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Talking rubbish

Certain waste management processes are promoted as the answer to our rubbish-generation problem. But at what cost?

It seems likely that the Municipal Waste Recycling Bill, currently at committee stage in the House of Commons, will become law before Parliament rises for the summer.

The bill, put forward by Labour MP Joan Ruddock, now has government backing. It enshrines in law a target of 50 per cent of municipal waste to be recycled or composted by 2010. Moreover, it demands that local authorities provide recycling facilities 'at or near to the home', and promote waste minimisation, recycling and composting.

This is just the kind of thing to get all-party support. After all, what could make more sense than to reduce waste?

The government's Strategy Unit report Waste Not, Want Not, published in November 2002, cites four reasons for changing the current policy of using landfill for the vast majority of waste: to reduce emissions of methane (a greenhouse gas); to avoid wasting valuable resources; to respond to the unpopularity of landfill; and to address the fear that some areas, particularly in the south east, are running out of space.

Current practice in the UK is compared unfavourably with other countries where recycling rates are much higher. But is recycling really the best answer?

Avocado advocates

One problem is that just because something can be recycled or reused, that does not automatically mean that anyone wants it. It may be possible to recycle more types of waste but if the resulting goods are uncompetitive with those produced from virgin materials, the whole exercise could be pointless. Even if recycling the product is economically viable, there needs to be a demand for it. As one academic put it recently, 'if you no longer want your avocado-coloured bathroom suite, why should someone else?'

This problem is neatly illustrated by the suspension of the municipal recycling program in New York on the grounds that the excess costs outweighed the environmental benefits, especially when the need to provide a separate waste transport service for recyclable waste was taken into account. Another report by the Strategy Unit estimates that in the UK a kerbside collection scheme based on separating different types of waste would cost £500 million per year, not including the additional cost of processing.

Economically, landfill often makes a lot of sense and, with care, can be designed to avoid pollution problems, but other alternatives exist. Incineration, for example, using the heat generated to produce energy, is a viable means of claiming back something from our waste, and could be more economically viable than dealing with the complexities of waste separation and processing.

Biogas facilities capture the waste gases produced by landfill, again allowing the production of erstwhile wasted energy.

Rubbish teaching Recycling remains the Holy Grail of waste management, but if the arguments about economics and environment are not entirely convincing, why is there such a drive to implement recycling schemes?

A clue can be found in the shelves of any school library. Here you will find plenty of books filled with cuddly characters extolling the virtues of recycling. Learning about sustainable development is part-and-parcel of the National Curriculum. Nobody is ever taught the economic advantages of landfill, for example.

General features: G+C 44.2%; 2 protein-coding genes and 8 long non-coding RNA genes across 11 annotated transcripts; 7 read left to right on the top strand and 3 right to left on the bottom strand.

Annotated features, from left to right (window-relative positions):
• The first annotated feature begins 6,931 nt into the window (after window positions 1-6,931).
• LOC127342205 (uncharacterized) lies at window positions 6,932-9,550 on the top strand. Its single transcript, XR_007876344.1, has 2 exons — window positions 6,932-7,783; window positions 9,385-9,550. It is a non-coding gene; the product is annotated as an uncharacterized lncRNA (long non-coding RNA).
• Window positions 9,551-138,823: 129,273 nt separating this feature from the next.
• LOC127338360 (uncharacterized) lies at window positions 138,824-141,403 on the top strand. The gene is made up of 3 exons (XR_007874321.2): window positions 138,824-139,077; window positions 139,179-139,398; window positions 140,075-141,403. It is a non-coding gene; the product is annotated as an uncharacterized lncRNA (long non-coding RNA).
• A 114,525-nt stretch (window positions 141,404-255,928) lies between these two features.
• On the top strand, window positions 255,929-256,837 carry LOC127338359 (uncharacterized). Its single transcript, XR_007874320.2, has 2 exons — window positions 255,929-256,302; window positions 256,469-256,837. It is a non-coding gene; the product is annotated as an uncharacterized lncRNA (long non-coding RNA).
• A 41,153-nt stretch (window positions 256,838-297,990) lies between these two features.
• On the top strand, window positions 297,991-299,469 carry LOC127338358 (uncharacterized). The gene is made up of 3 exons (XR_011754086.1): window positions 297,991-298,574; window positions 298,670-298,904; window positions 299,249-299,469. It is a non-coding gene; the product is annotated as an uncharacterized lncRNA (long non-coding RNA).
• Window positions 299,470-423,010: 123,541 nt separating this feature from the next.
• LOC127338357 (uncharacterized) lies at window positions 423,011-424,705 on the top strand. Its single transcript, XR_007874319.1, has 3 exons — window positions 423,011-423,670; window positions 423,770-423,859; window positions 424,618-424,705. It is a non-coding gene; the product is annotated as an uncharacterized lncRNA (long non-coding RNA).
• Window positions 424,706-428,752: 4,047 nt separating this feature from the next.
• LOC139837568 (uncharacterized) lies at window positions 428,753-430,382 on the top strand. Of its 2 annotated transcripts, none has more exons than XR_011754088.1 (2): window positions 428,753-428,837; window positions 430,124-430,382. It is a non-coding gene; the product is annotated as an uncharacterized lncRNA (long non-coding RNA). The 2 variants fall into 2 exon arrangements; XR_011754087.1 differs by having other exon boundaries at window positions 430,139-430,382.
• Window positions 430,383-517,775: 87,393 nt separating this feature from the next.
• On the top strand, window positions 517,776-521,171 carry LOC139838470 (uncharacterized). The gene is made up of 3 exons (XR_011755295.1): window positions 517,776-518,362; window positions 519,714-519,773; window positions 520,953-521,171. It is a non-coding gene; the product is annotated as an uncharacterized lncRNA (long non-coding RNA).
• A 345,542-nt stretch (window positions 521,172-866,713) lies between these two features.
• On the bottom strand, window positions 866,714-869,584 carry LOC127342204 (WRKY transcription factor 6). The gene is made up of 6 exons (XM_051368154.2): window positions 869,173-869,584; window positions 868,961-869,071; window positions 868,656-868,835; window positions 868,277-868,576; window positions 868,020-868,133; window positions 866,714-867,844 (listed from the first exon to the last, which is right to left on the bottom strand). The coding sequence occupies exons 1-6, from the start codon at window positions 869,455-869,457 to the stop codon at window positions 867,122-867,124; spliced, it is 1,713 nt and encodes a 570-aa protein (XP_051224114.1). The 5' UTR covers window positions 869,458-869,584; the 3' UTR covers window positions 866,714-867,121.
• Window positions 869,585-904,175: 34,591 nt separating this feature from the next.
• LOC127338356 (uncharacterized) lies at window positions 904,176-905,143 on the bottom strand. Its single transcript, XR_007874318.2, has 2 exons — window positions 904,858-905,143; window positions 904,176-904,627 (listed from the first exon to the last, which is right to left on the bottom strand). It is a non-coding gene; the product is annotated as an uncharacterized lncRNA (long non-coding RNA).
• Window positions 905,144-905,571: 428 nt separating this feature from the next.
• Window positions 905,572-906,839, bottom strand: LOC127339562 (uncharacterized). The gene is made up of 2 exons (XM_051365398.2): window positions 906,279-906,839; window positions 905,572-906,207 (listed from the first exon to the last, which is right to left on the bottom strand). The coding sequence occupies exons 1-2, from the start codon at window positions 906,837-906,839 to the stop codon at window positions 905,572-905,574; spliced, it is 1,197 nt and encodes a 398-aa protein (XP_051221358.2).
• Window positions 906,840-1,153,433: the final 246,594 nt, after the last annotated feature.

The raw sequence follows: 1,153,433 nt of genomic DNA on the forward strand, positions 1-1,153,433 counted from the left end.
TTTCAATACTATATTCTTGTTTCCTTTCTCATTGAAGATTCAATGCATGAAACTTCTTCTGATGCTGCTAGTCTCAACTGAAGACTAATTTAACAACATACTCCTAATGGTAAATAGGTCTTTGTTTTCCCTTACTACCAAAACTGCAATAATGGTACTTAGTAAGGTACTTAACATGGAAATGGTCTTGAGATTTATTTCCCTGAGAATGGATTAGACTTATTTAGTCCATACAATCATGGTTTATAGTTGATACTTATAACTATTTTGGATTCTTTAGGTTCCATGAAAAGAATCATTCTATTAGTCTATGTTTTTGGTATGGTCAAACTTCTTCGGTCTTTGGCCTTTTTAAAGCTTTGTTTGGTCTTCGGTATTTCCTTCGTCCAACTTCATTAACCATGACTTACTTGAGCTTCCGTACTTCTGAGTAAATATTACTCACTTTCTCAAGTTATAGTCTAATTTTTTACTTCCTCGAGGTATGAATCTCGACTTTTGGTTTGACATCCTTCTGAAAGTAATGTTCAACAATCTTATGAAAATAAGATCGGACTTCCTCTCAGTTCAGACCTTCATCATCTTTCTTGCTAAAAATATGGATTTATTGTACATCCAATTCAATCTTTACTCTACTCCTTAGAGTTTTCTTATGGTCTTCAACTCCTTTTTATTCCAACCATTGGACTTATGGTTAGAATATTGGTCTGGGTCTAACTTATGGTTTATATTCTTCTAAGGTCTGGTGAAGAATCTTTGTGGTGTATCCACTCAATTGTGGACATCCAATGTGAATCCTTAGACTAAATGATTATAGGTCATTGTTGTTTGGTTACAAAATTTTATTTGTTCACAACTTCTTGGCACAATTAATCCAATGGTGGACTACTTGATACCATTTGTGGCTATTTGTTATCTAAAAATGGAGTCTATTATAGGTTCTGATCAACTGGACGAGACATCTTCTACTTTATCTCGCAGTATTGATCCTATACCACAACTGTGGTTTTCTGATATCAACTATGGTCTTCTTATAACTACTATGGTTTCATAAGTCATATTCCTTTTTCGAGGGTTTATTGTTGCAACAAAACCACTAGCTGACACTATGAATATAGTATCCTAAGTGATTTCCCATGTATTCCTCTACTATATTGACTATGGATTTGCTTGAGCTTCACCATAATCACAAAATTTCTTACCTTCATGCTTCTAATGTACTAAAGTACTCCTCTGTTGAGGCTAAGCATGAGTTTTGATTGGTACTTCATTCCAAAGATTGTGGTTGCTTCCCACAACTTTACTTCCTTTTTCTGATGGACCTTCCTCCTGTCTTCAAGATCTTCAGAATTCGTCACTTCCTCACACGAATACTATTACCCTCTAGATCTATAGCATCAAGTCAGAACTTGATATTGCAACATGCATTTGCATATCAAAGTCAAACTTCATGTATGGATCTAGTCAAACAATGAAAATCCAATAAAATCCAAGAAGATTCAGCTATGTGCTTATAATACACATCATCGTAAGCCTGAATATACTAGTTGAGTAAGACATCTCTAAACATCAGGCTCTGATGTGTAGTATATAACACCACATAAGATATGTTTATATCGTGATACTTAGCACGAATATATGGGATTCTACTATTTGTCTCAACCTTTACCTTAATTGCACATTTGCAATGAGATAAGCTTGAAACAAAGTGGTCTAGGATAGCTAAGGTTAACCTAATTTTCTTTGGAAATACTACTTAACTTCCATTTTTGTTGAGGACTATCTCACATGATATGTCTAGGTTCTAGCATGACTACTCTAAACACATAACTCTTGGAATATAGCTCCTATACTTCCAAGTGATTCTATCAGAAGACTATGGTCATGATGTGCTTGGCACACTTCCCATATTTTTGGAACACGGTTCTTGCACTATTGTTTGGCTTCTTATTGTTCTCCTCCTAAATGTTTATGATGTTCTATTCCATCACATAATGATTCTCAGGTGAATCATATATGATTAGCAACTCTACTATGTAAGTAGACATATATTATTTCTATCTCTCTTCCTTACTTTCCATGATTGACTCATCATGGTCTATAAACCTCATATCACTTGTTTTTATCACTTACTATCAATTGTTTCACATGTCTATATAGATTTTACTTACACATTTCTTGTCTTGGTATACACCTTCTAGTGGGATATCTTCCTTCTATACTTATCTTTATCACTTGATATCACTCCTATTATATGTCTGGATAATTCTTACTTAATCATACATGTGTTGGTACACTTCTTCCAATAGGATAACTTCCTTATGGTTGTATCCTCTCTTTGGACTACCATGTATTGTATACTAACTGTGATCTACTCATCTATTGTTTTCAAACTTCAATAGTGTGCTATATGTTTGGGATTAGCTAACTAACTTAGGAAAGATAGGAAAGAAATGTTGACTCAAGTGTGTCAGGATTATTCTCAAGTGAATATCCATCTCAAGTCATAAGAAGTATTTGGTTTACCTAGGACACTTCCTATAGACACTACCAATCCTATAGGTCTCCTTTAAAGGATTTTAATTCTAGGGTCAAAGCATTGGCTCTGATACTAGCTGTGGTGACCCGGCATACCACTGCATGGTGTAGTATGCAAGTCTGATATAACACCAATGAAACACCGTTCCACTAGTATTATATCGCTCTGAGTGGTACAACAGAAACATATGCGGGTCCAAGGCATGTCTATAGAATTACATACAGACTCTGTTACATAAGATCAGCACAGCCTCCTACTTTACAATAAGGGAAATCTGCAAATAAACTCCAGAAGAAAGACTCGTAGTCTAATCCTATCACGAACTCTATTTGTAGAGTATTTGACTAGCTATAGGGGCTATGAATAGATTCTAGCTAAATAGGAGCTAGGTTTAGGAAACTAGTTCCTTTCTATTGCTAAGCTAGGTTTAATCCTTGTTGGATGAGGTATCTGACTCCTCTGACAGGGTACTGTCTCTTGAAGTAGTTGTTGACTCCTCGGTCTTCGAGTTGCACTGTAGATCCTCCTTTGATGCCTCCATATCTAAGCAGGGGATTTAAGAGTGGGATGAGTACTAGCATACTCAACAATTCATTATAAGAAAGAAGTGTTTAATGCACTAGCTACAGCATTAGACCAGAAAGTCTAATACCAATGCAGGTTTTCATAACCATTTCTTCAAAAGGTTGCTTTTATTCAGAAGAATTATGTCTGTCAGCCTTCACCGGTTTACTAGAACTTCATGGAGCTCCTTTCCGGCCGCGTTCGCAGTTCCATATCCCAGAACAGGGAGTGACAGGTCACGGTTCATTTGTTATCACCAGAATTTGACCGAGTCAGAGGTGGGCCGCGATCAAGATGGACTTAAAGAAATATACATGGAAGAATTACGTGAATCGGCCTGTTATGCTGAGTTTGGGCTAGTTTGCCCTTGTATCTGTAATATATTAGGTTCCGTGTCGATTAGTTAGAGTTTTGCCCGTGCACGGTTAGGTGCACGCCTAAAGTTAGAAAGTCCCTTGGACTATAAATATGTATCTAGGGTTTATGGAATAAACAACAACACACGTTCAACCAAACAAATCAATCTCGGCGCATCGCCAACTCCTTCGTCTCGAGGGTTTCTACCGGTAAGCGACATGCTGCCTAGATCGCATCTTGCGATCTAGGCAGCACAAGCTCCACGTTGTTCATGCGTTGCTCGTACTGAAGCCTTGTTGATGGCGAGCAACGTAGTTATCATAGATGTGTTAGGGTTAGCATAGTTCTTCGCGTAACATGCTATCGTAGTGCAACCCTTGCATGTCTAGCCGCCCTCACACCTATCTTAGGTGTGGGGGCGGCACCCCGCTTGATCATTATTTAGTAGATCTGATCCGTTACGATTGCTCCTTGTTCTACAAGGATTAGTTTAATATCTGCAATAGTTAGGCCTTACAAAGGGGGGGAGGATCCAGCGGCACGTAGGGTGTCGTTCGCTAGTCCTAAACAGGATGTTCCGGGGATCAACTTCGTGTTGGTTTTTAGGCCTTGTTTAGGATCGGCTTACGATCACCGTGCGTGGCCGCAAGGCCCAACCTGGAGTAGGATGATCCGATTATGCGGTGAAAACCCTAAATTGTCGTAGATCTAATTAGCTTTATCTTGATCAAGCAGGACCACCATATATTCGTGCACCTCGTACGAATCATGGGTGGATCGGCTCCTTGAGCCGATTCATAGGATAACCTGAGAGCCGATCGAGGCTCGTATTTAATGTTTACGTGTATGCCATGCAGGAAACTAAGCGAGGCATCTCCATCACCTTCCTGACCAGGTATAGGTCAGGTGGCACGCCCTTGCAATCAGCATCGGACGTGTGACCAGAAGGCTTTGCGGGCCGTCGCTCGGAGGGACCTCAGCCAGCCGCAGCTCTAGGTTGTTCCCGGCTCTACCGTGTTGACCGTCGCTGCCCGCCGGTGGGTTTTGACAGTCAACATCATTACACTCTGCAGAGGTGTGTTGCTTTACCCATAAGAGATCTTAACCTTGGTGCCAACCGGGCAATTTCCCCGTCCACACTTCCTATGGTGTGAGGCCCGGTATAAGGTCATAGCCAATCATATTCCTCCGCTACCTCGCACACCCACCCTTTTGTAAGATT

One American writer describes the effect of these lessons, even at an early age: 'At the age of four, my daughter earned her second diploma At the graduation ceremony, titled Friends of the Earth, I was lectured by four and five year olds on the importance of safe energy sources, mass transportation and recycling. The recurring mantra was, 'with the privilege of living on this planet comes the responsibility to care for it'.'

Environmentalism provides an arena for values that seem divorced from traditional political disputes.

Who could argue with the need to save the planet? And while many of the big environmental issues seem to be separated from everyday life, recycling provides an opportunity for everyone to make a difference.Moreover, dealing with waste daily teaches us what a greedy and wasteful society we live in. What government would miss the opportunity to teach us that we are too well off?

And it's not just our children getting the message.Waste Not, Want Not describes how the act of recycling changed attitudes to environmental issues for adults, too. The report says: 'Even though many initially only used the service because it was available, the act of participation itself then seems to foster a greater sense of environmental responsibility.'

In the end, the new Municipal Waste Recycling Bill may be imposing additional costs on local authorities and taxpayers for all the wrong reasons. In certain circumstances there will undoubtedly be benefits to waste recycling, reuse and minimisation, but we should not rush headlong into supporting schemes just because they have become the new orthodoxy.

Critical appraisal of the issues, the costs and the drawbacks used to be part and parcel of business assessments. If financial costs are conflated with political attempts to promote civic responsibility and moral behaviour, the resultant schemes could prove to be expensive mistakes.

Rob Lyons is a writer on science and health issues

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